A “routine” day makes it’s mark in history


Photo courtesy Creative Commons

Kamala Harris takes the oath of office as the country’s vice president, shattering historical norms.

Izza Aftab, Staff Writer

Wednesday, January 20th, 2021, marked the day of Joe Biden’s inauguration. While the setting surrounding Biden had components of routineness (addresses about convention and solidarity, hands put on Bibles, beautiful exhibitions from a poet, and a public vocalist), encompassing it was like a soldier’s shield. There were many more guard troops than there were anybody else to watch Biden being sworn in as our 46th president.

Biden’s speech was a speech full of sincerity and candor; a speech about how democracy shall prevail, but most of all, a speech of how America is about unity. We should set aside our complex contrasts and meet up in unification in order to go ahead throughout everyday life, and we should work together in peace to get through the coronavirus pandemic. The words spoken were not only genuine, but gave people a new sense of awareness, devotion, amicableness and hope. It was very heartening to hear.

In addition, Kamala Devi Harris was the first woman, the first Black person, and the first person of South Asian descent to become the vice president. Harris becoming vice president has marked an important part of history. It’s not only very refreshing to see a woman of color reach such a high political position, but it’s also inspiring for many young women of color, who they can look up to. The strength of her individuality, her positive attributes, and commitment towards her goals are absolutely encouraging and influential.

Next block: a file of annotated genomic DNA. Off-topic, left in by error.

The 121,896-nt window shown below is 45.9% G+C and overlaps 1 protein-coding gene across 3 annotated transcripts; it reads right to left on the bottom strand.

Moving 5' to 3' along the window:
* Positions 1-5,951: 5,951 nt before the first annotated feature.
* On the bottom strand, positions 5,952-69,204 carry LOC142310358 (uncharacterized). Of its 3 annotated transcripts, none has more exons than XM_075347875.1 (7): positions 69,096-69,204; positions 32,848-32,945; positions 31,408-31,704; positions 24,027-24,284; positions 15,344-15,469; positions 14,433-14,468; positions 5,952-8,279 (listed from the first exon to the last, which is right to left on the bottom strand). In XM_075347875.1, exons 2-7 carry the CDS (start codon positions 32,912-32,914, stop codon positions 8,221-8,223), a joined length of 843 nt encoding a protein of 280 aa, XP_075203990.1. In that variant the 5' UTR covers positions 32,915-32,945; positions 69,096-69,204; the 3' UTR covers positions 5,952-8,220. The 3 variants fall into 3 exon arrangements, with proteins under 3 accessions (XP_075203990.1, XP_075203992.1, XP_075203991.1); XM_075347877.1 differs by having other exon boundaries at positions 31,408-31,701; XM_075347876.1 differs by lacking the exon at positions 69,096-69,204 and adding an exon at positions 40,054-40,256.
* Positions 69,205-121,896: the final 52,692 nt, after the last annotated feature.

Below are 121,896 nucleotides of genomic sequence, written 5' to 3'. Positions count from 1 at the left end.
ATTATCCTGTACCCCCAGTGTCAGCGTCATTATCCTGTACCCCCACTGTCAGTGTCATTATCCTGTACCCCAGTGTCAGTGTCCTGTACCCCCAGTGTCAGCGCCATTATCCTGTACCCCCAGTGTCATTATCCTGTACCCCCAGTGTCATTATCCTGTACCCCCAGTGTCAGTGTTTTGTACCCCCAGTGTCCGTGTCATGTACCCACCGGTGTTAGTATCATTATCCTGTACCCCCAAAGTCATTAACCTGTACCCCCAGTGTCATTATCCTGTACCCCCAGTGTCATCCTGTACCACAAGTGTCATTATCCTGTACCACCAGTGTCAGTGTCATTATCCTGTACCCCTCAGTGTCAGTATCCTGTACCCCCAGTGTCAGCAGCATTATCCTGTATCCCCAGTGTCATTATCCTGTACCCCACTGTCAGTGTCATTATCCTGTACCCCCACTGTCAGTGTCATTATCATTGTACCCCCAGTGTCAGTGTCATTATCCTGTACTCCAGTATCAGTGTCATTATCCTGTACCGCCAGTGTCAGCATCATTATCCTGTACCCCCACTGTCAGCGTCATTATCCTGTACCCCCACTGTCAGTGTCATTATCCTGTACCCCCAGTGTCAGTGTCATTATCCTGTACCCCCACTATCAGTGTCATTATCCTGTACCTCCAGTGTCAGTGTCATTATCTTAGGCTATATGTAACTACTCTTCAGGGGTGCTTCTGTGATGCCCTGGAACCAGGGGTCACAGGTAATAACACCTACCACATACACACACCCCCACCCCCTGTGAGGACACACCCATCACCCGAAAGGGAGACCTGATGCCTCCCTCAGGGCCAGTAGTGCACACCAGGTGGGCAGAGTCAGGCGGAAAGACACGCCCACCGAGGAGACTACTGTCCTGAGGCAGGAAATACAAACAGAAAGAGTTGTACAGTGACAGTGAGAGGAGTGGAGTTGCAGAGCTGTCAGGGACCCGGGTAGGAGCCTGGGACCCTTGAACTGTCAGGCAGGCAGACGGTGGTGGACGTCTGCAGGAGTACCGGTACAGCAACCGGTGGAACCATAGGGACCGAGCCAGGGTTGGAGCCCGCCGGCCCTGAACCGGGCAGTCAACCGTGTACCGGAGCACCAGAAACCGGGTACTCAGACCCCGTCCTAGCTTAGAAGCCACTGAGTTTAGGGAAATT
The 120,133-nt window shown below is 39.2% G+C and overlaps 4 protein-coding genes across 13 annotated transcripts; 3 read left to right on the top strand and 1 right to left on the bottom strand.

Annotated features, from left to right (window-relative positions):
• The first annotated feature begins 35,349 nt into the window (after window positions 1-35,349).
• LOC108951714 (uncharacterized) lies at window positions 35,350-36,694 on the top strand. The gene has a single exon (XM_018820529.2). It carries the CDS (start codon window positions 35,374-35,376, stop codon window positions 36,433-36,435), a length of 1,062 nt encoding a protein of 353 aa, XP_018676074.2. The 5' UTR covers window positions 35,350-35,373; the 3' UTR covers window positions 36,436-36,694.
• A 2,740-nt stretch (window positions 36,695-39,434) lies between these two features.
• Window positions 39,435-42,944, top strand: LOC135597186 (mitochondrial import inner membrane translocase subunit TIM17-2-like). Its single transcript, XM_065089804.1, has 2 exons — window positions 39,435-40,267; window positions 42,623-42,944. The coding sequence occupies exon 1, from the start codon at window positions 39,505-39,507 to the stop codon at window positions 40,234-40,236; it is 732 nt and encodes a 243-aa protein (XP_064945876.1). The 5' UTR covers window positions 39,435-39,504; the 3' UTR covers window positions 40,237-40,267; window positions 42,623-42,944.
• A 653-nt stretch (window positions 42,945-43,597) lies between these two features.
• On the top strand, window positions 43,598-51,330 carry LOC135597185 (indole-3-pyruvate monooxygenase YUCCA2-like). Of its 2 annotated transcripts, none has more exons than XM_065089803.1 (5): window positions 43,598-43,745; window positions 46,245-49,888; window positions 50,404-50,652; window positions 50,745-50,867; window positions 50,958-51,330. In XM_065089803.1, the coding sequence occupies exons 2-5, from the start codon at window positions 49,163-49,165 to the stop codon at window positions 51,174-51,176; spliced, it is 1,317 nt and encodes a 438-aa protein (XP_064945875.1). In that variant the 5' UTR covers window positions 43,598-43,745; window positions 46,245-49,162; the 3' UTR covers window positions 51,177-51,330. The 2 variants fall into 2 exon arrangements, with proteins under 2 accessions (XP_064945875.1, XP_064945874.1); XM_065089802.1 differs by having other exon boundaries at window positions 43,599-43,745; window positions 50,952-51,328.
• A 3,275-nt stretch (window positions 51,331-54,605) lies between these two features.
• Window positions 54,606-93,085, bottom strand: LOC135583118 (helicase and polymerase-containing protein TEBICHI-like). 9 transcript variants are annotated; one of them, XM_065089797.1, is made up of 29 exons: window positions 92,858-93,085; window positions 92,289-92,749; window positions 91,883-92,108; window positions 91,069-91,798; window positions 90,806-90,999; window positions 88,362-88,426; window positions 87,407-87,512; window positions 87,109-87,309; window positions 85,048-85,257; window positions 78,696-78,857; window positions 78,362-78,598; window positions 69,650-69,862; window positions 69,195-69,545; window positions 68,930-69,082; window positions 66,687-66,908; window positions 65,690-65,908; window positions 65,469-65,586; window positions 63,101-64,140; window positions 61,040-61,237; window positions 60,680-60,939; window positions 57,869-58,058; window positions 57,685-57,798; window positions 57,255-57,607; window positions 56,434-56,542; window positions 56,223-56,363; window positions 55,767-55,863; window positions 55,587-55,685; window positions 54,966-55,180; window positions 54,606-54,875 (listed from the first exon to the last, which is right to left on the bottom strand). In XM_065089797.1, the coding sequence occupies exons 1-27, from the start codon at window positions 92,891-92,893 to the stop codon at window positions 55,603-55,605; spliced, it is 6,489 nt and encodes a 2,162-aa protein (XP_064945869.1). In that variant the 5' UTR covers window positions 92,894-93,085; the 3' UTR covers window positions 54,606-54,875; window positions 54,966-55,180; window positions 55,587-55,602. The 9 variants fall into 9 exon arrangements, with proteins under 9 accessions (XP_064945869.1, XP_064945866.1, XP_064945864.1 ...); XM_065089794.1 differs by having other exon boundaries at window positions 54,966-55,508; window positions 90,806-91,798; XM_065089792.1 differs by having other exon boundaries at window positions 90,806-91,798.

Her policies focus on protecting marginalized groups of people, giving them equitable opportunities and pay, and focusing on racial justice. She brings so much aspiration and ambition to people.

Amanda Gorman, a 23-year-old Black poet, recited a remarkable poem of hers called, “The Hill We Climb” at the inauguration. She actually wrote this poem on the night of the U.S. Capitol riot. Her performance was astonishing, her hand movements and tone of voice were just as dynamic as her words, and the execution was perfect.

Some of the verses of her poem, such as, “Somehow we’ve weathered and witnessed a nation that isn’t broken, but simply unfinished”, and, “We close the divide, because we know to put our future first, we must first put our differences aside” really show that to complete a unified nation, we must be peaceful towards each other first. This is a very powerful message.

The overall inauguration was satisfying to watch. Even though not many people could attend because of the pandemic, the national mall was filled with flags instead. Trump refused to attend Biden’s inauguration, just like how Andrew Johnson refused to attend Ulysses S. Grant’s inauguration in 1869.

After Lady Gaga sang the national anthem and exited the stage, she hugged Michelle Obama, and it was just this kind of warm and uplifting moment.

It was also satisfying to see so many women of color that day, Sonia Sotomayor (the first Hispanic Latina woman on the Supreme Court) swearing Kamala Harris in, Jennifer Lopez performing, and Amanda Gorman reciting her poem made me so happy. This inauguration was definitely different from all of the previous ones.